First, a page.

If the narrative doesn't grip, the central relationship still has legs (Bloom would return to Berlin after the wall went up and the stakes were raised, in The Spy Who Came in from the Cold, perhaps her best film and performance) and Mason is moving as a man caught between East and West, good and evil, life and death. The final stretch, a headlong descent into the battle-torn city of dreadful night, benefits from Reed's genuine feeling for stripped and shattered architecture, blasted structures inexplicably floodlit, nocturnal denizens of ragged appearance and uncertain motives, on tilted thoroughfares slip-sliding towards consuming darkness.

The Man Between


The Forgotten is a regular Thursday column by David Cairns, author of Shadowplay.  

Hold on a tic. Did you just suggest that Our Man in Havana is also too self-conscious or doesn’t quite work? Aw, I hope not, I really think Our Man is pretty great. A little more directly comedic at first, but gets sufficiently bleak and properly cynical by the end. Of course as it is difficult for me to imagine Alec Guiness, Ernie Kovacs, or Burl Ives doing too much wrong on screen, I just might be a little biased. Oh, aside from that, another swell article on a movie I feel bad about not having seen. You’re almost too damn dependable in that…
No, that one’s very good. It just got lumped in there as an example of Reed trying to recapture past glories with films with “Man” in the title. But it benefits from a tone that’s quite a departure from earlier works. I’d say it’s his best late film that I’ve seen. Oh, just watched The Key, which had a lot of interesting stuff, a stronger ending would have raised it to a new level.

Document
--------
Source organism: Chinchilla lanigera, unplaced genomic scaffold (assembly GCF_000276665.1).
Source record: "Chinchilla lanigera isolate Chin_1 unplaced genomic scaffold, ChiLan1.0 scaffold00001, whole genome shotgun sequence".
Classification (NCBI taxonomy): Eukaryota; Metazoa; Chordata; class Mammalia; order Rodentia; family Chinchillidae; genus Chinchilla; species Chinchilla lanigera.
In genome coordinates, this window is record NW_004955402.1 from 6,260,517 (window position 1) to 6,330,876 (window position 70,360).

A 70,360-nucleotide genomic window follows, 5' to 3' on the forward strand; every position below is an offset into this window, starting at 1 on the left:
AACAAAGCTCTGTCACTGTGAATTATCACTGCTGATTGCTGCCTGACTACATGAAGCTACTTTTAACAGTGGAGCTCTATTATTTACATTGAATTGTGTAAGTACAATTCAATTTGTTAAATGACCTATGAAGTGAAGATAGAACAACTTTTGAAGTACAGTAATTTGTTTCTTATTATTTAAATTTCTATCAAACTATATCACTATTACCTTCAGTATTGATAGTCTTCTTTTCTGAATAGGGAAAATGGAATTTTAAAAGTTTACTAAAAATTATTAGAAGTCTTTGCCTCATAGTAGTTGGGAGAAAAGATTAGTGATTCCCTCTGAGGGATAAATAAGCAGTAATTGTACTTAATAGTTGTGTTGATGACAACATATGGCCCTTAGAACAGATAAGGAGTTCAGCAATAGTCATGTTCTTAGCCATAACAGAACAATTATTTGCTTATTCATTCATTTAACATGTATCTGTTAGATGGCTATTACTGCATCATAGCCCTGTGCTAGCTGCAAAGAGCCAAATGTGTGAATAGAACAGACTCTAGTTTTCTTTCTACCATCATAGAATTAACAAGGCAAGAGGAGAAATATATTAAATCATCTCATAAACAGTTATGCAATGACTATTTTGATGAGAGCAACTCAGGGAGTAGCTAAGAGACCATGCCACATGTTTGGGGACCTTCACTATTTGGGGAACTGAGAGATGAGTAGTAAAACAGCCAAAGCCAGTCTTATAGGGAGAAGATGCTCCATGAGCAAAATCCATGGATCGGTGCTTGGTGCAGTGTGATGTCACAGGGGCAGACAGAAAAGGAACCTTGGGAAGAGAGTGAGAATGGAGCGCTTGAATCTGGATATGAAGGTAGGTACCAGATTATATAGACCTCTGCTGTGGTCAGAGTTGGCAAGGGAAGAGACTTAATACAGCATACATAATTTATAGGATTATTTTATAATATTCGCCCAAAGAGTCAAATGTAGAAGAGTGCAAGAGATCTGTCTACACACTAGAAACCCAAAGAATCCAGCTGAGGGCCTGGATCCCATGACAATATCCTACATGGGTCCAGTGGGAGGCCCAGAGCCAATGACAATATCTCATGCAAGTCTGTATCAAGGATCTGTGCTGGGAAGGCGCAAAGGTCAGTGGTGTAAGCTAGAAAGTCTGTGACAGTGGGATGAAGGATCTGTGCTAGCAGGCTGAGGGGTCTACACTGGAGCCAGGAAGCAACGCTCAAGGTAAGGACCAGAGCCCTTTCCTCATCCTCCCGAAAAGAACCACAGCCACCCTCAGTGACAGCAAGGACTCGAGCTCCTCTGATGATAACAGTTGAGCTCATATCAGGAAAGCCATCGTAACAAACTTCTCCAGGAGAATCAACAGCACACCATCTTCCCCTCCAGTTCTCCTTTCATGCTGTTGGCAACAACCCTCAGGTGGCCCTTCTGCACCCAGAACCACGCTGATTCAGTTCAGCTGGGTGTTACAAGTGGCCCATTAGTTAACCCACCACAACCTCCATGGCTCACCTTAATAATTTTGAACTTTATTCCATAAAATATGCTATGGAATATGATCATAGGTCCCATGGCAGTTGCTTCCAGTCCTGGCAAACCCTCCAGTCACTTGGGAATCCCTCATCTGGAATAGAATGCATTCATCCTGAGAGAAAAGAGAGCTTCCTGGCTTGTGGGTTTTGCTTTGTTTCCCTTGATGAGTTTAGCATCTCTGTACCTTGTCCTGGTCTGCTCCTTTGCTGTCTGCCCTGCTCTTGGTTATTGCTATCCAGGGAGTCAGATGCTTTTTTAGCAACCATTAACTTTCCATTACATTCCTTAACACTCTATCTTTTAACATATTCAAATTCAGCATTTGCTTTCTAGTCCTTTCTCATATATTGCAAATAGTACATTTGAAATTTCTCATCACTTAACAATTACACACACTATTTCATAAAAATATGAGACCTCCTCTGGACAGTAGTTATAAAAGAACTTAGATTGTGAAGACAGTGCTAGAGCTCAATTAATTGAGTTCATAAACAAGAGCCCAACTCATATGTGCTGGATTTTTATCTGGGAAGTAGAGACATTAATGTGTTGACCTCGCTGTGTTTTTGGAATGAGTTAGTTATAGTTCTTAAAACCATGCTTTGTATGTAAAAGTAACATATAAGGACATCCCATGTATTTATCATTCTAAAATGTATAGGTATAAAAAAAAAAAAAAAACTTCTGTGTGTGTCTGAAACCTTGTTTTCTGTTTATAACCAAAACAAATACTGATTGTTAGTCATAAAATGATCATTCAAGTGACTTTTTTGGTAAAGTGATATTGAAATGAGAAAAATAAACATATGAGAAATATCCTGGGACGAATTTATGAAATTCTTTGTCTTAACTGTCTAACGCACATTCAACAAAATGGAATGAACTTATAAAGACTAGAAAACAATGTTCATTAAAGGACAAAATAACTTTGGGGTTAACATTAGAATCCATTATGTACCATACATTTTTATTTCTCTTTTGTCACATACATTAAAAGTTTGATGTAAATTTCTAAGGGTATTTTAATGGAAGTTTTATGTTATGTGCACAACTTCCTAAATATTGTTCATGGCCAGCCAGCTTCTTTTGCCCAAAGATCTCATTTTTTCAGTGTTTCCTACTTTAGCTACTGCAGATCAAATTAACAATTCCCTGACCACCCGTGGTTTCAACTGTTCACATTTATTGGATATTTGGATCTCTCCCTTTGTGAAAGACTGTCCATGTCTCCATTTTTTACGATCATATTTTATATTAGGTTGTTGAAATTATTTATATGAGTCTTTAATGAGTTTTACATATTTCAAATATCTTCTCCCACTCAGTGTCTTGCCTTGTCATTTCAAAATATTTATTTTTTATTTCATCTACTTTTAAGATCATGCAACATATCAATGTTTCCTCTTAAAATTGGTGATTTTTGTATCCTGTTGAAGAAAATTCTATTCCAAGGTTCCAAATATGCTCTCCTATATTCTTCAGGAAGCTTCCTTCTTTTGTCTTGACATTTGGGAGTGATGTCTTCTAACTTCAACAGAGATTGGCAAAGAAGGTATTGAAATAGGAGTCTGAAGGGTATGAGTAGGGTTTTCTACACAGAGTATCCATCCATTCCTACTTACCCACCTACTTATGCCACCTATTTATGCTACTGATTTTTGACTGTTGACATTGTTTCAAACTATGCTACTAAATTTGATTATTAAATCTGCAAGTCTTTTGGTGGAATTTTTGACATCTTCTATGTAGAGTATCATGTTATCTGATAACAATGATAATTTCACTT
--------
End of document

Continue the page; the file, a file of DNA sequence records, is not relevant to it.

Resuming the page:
Ah, that is another of his films I’ve yet to see. I wish someone would make more of his films available here in the US as all of them I’ve seen are at least interesting, and usually something a bit more than that. I was caught off-guard by A Kid for Two Farthings, for example, not a great film perhaps, but it really had a lovely atmosphere and wasn’t at all what I was expecting. It seemed strangely unEnglish and slightly ahead of its time somehow.
That is an odd one. Wolf Mankiewicz brought a lovely Eastern European Jewish feeling to his work, when permitted to do so.
Hildegard Knef distinguished her scenes with a personal sadness that resonated.
She’s pretty excellent. Apparently Diane Kruger used her as a role model for Inglourious Basterds, for whatever that’s worth.
I finally had the opportunity to see this recently, someone I knew had pulled a showing from TCM. It doesn’t engage the way The Third Man and Odd Man Out does, there’s a flow and vitality in the two earlier films that The Man Between lacks. Still, I found much to like about it. Hildegard Knef didn’t have a whole lot to do here, but for those who are interested The Murderers Are Among Us, made in war-torn Germany just after WWII, contains one of her finest screen performances. A film with a very noirish look and feel, one that few people know or have seen. I recommend it.
The Murderers Are Among Us was the first film to address German’s war guilt, and is a hugely significant movie for that reason. It’s also very powerful and strikingly made in the noir style.

Please to add a new comment.

Previous Features